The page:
IBM, which used Helvetica forever and ever, has switched to a new font called IBM Plex. There is a fun article about it here. And the best thing, it’s open source and you can download it.
Check this out.
This is a jpeg, so there is some loss of quality. To see a png file, which is huge and might take longer to load, click here.
There are fifty million styles for each, medium, thin italics, etc. You name it, they made it. I think serif has possibilities. Opinions?
Click here to download IBM Plex.
Ooh a treat! I love hearing about Conlan.
Personally I’m a fan of the Sans.
Me, too. Sans all the way.
i like the mono.
Ms. Kim says
Yea, the plex mono takes me back to my early days typing on an actual typewriter.
I like the serif better than the mono
Jenny Schuhwerck says
I like serif the best it looks clean and is easy to read without taking up extra space in the margins.
Mary Jo says
I agree, the serif is better on the eyes when reading for prolonged time periods.
Susy Parrott says
Sans or serif. The mono is curiously unappealing. Love hearing snippets. All this and a new house. We,re spoilt.
Nita Hope says
I love the sans. Clean, no fuss no muss, easy to read. Very nice font.
Thank you for posting this!
Patricia Schlorke says
The mono reminds me of the old Smith and Corona manual typewriter keystrokes. Sans or serif look better to my eye.
yes! this exactly was what i was thinking. but i have a affinity for it for this reason. 🙂
Ms. Kim says
Barbara erwin says
I don’t like the mono. I prefer the serif as it seems easier on the eyes to read.
I liked the Sans. It was easier to read while scrolling.
Serif gets my vote. The little bit wider lines make the words easier on my eyes. Sans would be second.
I can’t resist new fonts, so I downloaded it. I don’t love the sans/serif better than what I’m currently using, but the mono earned a spot as my code editor font. We’ll see if it sticks. 🙂 Thanks!
Debi mccarthy says
Definitely prefer Sans. It has a cleaner look and is easier to read.
Christine Angulo says
I like the mono. Can we please get a longer snippet?
Also will we hear about the old powers that are waking up?
Thanks for the snippet! Is Curran growing, or has Kate’s reach diminished?
I like the serif best, with sans in second place. Mono is too spaced out for me to read comfortably.
C.W. Lafferty says
What Caramelia said…
Angela Harms says
I prefer Serif, it looks more novel-y to me for some reason. Sans looks like a business report. Mono gives a typewriter vibe
I can’t wait for this book! I’m not particular about the fonts but the content is awesome ?.
I preferred the sans, but then I also love the font Comic Sans.
Thanks for the Conlan blurb ?
Dan K says
This whole situation reminds me of the time that my former employer, Digital Equipment Corporation, was in deep financial trouble and invested in refining its logo and buying new business cards, envelopes and stationary for all of its employees. I never could understand why they chose to do that when there were other more pressing matters.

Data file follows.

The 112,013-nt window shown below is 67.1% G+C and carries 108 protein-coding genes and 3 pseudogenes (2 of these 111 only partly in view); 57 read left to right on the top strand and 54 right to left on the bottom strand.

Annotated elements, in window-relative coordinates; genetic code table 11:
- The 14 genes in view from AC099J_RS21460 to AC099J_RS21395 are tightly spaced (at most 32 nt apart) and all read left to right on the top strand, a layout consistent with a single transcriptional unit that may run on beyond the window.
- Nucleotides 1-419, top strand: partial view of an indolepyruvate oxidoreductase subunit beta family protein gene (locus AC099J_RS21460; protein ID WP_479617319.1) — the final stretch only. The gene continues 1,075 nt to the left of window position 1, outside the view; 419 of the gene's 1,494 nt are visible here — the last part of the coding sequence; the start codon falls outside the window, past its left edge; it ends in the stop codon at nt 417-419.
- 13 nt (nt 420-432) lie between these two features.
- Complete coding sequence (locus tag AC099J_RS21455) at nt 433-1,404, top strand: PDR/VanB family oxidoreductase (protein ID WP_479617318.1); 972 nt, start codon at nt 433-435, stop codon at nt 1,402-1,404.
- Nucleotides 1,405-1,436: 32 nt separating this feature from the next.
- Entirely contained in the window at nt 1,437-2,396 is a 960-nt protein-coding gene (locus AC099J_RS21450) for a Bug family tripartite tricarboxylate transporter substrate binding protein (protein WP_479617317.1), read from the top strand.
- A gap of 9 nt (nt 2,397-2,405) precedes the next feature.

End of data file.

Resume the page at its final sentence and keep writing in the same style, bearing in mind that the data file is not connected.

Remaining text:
Fast forward to today. IBM has posted what is it, 22 quarters of declining revenue. Rather than addressing the necessity of improving its products or services, it instead invested in developing its on type faces.
Ms. Kim says
Sell, sell, sell.
Yes, but we get a cool font out of it. 🙂
We totally had the “Oh, where were you in DEC?” conversation already, right?
Serif, any serif, just hurts my tired old eyes. Both the mono and the sans are so much cleaner and rounder, so my eyes don’t get as fatigued and I don’t find myself squinting. Actually I’ve found Opendyslexic to be the least fatiguing font for reading. I can even decrease my text size, my margins, and line spacing when using it.
I think it depends on what you want to use it for. I just took a class in user interface design and the user experience. On the internet and on computers, sans is better because it has a clean, crisp look. Easier to read on a screen. In a book, serif is generally better.
I agree. I used helvitica for years for technical documents as it had a good ratio of readability to space used. Because helvitica is not well supported anymore I have switched to calibri.
But for some reason a book in a sans serif font looks a little amatuerish to me so I vote for the serifs for Kate 10.
And thanks for the snippit! Now, just who was she kicking…
Ellen A says
I’ve heard this as well, and I agree. On screen sans, on paper or Kindle paper, serif.
Serif all the way baby – easier to read
Serif for the win. The mono makes me feel like I am reading someone’s first draft, done on a typewriter . Or a book for children.
Jacky Bjorkstrand says
Serif then Sans. Mono was Bleh.
Jacky Bjorkstrand says
But We should probably have a bigger sampling… Like maybe a full chapter…. Then all of us could really decide!! 🙂
Oooh, aren’t you sneaky.
Ms. Kim says
Here, here. A bigger sample for a more accurate response.
Kristine Friday says
I’m with the sans group; it looks cleaner to me. Looking at the examples, the serif seems heavier or more cluttered, but I would prefer that over the mono. The mono is straight out.
Pat Crouch says
I love the serif. I need to read quickly and serif makes this easier.
Sans for digital media, serif for print, imho. But we’re talking about YOUR writing here, so I’d read it in any font you chose to use!
True, regarding digital vs print, although in print you can switch the font in the reader. At least you can with the Kindle app. I’m assuming Kobo (?) and the others offer something similar.
To be honest, once you start reading, I think you automatically adjust and get used to do. To be honest, I couldn’t tell you what fonts were used in the previous books without having them in front of me. I can say that I think the Innkeeper series used a different font from Kate and the Edge books, but the Innkeeper is also a different sized book (between mass paperbook and hardcover), which is what I notice more. I still couldn’t tell you what fonts were used in that one. Not even sans vs serif.
I like the softer feel of the serif font. If that makes any sense.
Thanks for sharing
Speaking as one who has been “visually limited” for 50 years, sans fonts are easier on the eyes, less fatiguing, than serif fonts. All of my personal documents use sans. However, serif fonts are more elegantly formal. For the final copy of my best work, I would use serif. And gilded leather binding.